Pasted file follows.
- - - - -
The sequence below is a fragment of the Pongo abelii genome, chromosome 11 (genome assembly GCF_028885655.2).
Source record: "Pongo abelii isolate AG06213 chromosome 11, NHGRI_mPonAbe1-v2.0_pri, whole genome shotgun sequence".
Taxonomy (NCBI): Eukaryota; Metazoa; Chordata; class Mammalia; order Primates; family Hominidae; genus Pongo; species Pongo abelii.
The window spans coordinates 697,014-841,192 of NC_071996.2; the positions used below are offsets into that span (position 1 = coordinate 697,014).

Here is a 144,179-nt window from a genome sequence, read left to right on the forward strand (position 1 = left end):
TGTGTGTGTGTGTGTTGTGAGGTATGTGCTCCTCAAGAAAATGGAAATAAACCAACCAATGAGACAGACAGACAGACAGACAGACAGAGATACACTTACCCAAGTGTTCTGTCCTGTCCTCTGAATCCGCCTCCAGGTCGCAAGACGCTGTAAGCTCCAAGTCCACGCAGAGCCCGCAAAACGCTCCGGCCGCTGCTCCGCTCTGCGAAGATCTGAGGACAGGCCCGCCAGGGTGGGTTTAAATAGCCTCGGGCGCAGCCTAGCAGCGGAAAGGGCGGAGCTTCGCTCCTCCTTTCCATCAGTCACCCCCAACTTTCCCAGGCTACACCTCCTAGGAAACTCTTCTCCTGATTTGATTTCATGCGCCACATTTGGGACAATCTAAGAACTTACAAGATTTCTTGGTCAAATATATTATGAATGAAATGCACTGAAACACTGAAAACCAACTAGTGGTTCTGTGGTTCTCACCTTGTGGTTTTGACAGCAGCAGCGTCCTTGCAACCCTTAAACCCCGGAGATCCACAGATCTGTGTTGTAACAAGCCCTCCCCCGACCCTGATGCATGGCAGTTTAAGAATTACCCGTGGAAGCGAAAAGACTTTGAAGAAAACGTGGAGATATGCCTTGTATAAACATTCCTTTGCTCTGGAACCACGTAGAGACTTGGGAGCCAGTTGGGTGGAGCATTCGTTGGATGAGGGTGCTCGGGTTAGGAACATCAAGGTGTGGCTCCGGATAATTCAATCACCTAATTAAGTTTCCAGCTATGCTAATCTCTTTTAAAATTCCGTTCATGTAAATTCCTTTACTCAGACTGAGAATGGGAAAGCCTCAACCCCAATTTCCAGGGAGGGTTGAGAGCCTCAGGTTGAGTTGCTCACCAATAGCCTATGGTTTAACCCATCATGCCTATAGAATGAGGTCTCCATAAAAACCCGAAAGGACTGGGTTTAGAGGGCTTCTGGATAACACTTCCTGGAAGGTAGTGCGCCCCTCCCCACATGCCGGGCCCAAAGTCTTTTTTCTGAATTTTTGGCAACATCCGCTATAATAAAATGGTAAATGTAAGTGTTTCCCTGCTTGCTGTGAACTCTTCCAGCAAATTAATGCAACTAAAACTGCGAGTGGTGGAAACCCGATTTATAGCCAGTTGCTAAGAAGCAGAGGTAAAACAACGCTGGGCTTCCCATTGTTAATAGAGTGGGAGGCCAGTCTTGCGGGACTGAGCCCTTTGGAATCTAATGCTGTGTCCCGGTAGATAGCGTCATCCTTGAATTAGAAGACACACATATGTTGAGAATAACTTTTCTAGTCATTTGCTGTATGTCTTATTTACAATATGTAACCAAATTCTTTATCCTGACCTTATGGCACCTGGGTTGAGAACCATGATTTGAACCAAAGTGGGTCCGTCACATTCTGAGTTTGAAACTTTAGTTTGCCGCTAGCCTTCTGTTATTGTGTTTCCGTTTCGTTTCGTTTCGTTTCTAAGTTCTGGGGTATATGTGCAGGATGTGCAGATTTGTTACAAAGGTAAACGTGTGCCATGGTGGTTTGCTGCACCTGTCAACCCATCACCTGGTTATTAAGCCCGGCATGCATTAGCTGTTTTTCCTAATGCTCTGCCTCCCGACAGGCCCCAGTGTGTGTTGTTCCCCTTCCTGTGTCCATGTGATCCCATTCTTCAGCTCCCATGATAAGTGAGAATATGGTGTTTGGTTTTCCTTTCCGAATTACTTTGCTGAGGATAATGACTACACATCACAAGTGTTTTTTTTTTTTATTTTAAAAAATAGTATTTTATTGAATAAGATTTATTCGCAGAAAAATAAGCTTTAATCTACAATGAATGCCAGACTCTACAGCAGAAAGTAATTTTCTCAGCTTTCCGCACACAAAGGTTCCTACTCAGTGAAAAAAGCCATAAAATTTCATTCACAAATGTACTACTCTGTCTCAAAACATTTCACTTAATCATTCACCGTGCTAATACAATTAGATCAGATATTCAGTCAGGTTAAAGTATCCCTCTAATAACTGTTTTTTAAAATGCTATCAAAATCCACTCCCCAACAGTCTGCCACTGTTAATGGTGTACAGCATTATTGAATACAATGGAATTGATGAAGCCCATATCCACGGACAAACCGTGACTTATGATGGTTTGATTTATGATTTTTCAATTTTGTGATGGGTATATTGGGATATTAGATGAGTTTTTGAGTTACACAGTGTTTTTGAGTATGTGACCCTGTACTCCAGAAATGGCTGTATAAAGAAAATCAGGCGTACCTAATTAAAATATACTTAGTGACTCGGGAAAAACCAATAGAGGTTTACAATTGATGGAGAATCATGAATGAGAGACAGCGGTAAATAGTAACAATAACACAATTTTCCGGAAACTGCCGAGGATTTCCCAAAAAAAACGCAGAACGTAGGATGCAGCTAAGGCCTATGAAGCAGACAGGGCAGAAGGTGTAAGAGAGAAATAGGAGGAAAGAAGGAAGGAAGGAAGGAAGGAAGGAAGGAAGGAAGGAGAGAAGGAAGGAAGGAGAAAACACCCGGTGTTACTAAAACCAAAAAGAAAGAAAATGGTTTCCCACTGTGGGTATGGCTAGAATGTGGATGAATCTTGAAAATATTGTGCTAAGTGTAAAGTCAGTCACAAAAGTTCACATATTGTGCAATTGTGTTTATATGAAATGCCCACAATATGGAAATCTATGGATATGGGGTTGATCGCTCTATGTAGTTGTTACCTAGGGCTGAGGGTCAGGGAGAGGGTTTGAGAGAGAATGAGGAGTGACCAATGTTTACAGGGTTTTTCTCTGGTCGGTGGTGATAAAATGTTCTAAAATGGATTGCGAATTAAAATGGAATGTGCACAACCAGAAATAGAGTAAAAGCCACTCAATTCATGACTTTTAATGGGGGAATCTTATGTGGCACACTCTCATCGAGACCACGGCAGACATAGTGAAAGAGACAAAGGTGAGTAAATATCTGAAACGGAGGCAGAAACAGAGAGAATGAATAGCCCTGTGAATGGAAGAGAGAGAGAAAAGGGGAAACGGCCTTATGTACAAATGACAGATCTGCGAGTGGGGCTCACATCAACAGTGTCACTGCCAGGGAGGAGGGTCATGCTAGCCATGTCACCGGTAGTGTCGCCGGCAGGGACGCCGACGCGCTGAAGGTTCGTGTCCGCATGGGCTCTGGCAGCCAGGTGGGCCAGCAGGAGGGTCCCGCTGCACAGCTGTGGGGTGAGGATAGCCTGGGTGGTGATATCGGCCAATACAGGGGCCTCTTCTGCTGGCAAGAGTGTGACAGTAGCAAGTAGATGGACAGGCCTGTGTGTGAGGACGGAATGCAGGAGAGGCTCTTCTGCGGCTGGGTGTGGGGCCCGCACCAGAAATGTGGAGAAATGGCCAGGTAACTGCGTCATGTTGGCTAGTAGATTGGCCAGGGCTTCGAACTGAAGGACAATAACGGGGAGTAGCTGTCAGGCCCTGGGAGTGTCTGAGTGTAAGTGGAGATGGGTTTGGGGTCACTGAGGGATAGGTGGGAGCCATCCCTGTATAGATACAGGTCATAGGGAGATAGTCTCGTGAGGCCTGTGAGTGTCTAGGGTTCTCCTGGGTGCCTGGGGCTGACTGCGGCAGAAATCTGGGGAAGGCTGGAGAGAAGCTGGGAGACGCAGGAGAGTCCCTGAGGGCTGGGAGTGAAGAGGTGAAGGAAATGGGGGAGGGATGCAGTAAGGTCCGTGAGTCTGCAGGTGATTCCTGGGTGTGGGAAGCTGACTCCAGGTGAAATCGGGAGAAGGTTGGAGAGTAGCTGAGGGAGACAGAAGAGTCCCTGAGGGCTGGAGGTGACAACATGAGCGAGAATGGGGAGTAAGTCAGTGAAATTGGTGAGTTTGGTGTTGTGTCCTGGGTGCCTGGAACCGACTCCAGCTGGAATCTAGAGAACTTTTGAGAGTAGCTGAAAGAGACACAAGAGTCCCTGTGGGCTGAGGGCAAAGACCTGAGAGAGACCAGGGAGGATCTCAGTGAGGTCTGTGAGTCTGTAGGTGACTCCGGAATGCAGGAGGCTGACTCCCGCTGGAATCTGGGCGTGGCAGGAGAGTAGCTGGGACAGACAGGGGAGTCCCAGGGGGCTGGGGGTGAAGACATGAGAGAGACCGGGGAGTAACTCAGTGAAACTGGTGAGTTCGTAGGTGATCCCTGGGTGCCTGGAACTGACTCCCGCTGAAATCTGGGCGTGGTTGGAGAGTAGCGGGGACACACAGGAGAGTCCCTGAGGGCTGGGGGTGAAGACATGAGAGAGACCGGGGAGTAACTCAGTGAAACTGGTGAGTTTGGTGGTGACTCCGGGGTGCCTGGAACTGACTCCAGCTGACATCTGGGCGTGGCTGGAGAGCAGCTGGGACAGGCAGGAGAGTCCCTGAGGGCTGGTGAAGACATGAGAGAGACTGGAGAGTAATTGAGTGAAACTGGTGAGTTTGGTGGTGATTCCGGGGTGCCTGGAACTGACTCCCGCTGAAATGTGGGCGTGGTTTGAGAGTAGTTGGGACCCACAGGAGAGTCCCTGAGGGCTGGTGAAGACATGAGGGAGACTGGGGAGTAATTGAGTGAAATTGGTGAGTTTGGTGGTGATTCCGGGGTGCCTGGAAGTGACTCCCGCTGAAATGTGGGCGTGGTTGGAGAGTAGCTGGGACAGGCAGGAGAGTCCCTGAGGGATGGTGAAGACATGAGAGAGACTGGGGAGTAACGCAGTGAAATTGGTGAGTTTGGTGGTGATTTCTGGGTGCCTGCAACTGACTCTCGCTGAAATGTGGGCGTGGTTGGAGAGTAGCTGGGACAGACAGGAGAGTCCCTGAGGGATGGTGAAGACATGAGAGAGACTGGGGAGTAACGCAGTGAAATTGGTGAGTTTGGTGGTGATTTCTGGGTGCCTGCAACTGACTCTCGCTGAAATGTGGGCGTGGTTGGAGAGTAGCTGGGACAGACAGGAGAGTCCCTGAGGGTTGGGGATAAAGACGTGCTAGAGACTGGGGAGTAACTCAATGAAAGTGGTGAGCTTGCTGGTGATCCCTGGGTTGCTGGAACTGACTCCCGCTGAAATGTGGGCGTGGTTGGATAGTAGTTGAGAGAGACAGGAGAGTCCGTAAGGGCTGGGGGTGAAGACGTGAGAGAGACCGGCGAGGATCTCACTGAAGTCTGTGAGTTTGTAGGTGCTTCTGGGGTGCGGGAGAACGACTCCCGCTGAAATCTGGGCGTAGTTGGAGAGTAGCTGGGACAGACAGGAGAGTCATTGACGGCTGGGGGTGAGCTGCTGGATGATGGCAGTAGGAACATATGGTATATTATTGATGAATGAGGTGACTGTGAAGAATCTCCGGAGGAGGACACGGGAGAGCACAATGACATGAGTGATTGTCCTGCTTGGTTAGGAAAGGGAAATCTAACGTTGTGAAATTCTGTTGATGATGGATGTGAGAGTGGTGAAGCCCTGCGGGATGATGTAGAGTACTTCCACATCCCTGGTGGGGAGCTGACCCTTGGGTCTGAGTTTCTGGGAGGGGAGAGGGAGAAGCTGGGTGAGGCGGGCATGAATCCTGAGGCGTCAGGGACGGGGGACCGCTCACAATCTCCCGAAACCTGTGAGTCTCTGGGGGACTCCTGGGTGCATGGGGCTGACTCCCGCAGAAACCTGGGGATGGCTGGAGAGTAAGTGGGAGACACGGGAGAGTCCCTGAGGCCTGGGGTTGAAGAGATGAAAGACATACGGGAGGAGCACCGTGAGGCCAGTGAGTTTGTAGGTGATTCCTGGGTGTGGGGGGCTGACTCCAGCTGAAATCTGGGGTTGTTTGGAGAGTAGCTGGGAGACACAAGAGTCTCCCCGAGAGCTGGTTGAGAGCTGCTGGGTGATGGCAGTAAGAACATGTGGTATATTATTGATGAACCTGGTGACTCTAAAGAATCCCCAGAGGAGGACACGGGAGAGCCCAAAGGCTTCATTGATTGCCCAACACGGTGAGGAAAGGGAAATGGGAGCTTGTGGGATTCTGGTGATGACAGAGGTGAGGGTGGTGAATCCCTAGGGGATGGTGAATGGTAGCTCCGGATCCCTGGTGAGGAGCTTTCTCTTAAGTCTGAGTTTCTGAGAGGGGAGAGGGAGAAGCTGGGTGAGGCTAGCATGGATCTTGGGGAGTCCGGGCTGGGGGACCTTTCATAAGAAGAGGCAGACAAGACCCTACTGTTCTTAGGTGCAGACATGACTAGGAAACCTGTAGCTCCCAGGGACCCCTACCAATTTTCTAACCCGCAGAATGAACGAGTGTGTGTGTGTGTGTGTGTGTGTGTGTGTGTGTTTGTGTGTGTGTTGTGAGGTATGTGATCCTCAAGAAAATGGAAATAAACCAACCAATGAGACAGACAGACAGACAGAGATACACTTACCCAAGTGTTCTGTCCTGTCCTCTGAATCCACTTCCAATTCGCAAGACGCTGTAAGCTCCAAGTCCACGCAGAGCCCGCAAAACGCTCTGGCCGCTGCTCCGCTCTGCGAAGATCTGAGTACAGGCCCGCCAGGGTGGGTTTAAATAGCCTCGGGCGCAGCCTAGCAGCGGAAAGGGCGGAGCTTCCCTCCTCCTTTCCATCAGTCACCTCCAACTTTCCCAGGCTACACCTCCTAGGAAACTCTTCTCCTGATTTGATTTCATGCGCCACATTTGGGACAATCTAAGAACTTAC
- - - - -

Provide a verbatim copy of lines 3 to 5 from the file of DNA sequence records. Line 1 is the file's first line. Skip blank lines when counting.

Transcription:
Taxonomy (NCBI): Eukaryota; Metazoa; Chordata; class Mammalia; order Primates; family Hominidae; genus Pongo; species Pongo abelii.
The window spans coordinates 697,014-841,192 of NC_071996.2; the positions used below are offsets into that span (position 1 = coordinate 697,014).

Here is a 144,179-nt window from a genome sequence, read left to right on the forward strand (position 1 = left end):